Friday marks a historic day in NASA’s history as two astronauts, Christina Koch and Jessica Meir, embark on the first all-female spacewalk to replace a failed battery charge/discharge unit outside the International Space Station (ISS). The walk began early in the morning for the U.S. and is slated to take five-and-a-half-hours from start to finish.
The women, who are good friends on and off the space station, are performing NASA’s second attempt at an all-female spacewalk after a first attempt in March was canceled due to a lack of size medium spacesuits. This massive oversight sparked outcries of sexism from the public and makes the success of this first all-female spacewalk all the more important.
This second iteration was announced by NASA on October 8th and had originally been scheduled for October 21st but was moved up after a unit installed during last Friday’s spacewalk subsequently failed.
This will be NASA’s 221st spacewalk in support of space agency assembly, maintenance and upgrades, but only the fourth and first for Koch and Meir respectively. This historic spacewalk will join the ranks of only 43 other spacewalks that have included any women. Of the previous women to have walked in space, 14 were American and one was Russian.
Koch, who is leading the pair as evidenced by the red stripes on her spacesuit, is a Michigan native and flight engineer with a master’s degree in electrical engineering. During her previous three spacewalks, she’s amassed a total of 20 hours and 31 minutes outside the ISS. She became an astronaut in 2013 and arrived at the space station in March. On December 28 of this year, she will break the record for the longest single spaceflight by a woman.
Meir is considered the EV2 of this spacewalk (or, extravehicular crew member 2, as NASA calls them) and is also a flight engineer originally selected as an astronaut in 2013. Born in Maine, she has a doctorate in marine biology. Meir will be the 228th person to walk in space and the 15th woman.
NASA’s coverage of today’s spacewalk began bright and early at 6:30 a.m. Eastern time with a quote from Sally Ride, the first American woman in space, “I would like to be remembered as someone who was not afraid to do what she wanted to do.”
"“I would like to be remembered as someone who was not afraid to do what she wanted to do.”
The opening introduction also ended with a reminder that NASA plans to place the first woman on the moon in 2024 as part of the Artemis program, which NASA announced all-new spacesuits for earlier this week. NASA Administrator Jim Bridenstine announced that these suits would “fit all of our astronauts,” in a nod to the embarrassing wardrobe oversights that originally delayed the first all-female spacewalk in March.
The space station has been gradually switching installed batteries from two nickel-hydrogen cells to a single lithium-ion cell and Friday’s spacewalk mainly focuses on replacing a failed battery charge/discharge unit. These units are used to keep electricity flowing from the space station’s six solar arrays to the systems they power. There are 24 such units on the space station, and they work to ensure that the battery attached to the solar panel stays at its maximum state of charge to ensure around-the-clock supply of power even when the sun is not shining. The unit in question is 19 years old and is currently only supplying around 10 kilowatts instead of the expected 15 kilowatts.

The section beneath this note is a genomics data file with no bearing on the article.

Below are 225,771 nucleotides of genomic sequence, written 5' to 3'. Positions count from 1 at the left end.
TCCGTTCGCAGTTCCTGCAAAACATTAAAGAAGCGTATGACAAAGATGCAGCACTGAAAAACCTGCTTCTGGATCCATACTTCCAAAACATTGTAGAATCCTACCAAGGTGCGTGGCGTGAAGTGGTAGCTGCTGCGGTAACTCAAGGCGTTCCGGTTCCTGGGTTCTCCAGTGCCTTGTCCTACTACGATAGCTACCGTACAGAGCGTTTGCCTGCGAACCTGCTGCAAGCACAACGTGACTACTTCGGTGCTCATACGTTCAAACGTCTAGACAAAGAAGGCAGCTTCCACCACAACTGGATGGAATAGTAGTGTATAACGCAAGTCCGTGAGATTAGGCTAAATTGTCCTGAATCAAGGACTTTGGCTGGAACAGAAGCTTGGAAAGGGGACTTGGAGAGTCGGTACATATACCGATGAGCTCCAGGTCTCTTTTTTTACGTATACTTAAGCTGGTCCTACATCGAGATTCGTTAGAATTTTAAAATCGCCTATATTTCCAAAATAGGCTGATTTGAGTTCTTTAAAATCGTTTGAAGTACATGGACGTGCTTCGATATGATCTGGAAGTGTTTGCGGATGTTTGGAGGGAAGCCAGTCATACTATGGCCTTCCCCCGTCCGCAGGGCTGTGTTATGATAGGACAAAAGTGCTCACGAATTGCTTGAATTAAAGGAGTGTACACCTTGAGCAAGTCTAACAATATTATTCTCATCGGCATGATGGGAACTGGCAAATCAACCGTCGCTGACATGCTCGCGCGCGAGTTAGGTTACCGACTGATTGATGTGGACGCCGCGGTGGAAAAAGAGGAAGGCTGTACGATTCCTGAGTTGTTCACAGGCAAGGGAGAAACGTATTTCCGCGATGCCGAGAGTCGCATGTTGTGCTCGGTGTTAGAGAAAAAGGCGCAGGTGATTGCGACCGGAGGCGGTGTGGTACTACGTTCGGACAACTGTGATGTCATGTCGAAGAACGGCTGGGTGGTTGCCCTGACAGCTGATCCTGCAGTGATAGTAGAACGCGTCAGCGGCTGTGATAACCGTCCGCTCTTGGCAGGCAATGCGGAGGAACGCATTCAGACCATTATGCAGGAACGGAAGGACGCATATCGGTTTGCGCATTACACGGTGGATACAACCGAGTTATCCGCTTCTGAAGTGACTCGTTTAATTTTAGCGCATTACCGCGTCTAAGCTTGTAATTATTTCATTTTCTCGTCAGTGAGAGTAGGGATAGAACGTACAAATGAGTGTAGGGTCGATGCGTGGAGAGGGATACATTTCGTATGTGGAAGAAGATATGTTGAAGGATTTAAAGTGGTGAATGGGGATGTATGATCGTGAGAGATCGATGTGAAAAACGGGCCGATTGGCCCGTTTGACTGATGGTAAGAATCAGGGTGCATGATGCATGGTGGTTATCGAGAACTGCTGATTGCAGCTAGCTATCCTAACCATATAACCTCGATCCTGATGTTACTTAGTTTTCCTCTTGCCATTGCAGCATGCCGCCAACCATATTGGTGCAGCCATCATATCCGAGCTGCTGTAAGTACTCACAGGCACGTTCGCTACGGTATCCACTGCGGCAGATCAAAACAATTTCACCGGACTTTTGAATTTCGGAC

While performing spacewalks is nothing new to NASA and its astronauts, it’s by no means a walk in the park. Instead, it ranks as one of the most physically demanding tasks an astronaut will need to undertake. Engineers take around 80 different body measurements for astronauts ahead of a spacewalk, ensuring that the correct size is chosen for the suit’s 16 major elements. Just the gloves alone come in 65 different sizes!
Beyond sizing, astronauts have to prepare to exit the station. To avoid nitrogen bubbles in the blood, similar to how scuba divers suffer from “the bends,” astronauts have to spend two hours breathing pure oxygen and engage in some light exercise. And once outside, the discharge unit itself is a hefty beast. It has a weight on Earth of 235 pounds and measures 28 by 40 by 12 inches. Koch and Meir will have to maneuver carefully in order to keep both themselves and the unit safe during the spacewalk.
The goal is to bring it back down to Earth so engineers can take a closer look and work out what went wrong.
While the spacewalk itself is well underway now, there’s is still a long road in front of Koch and Meir before it’s over. The spacewalk, which is slated to last five-and-a-half-hours, should be wrapping up just around 1 p.m. Eastern time. To stay up-to-date on the action you can tune-in to NASA’s live stream from the link below.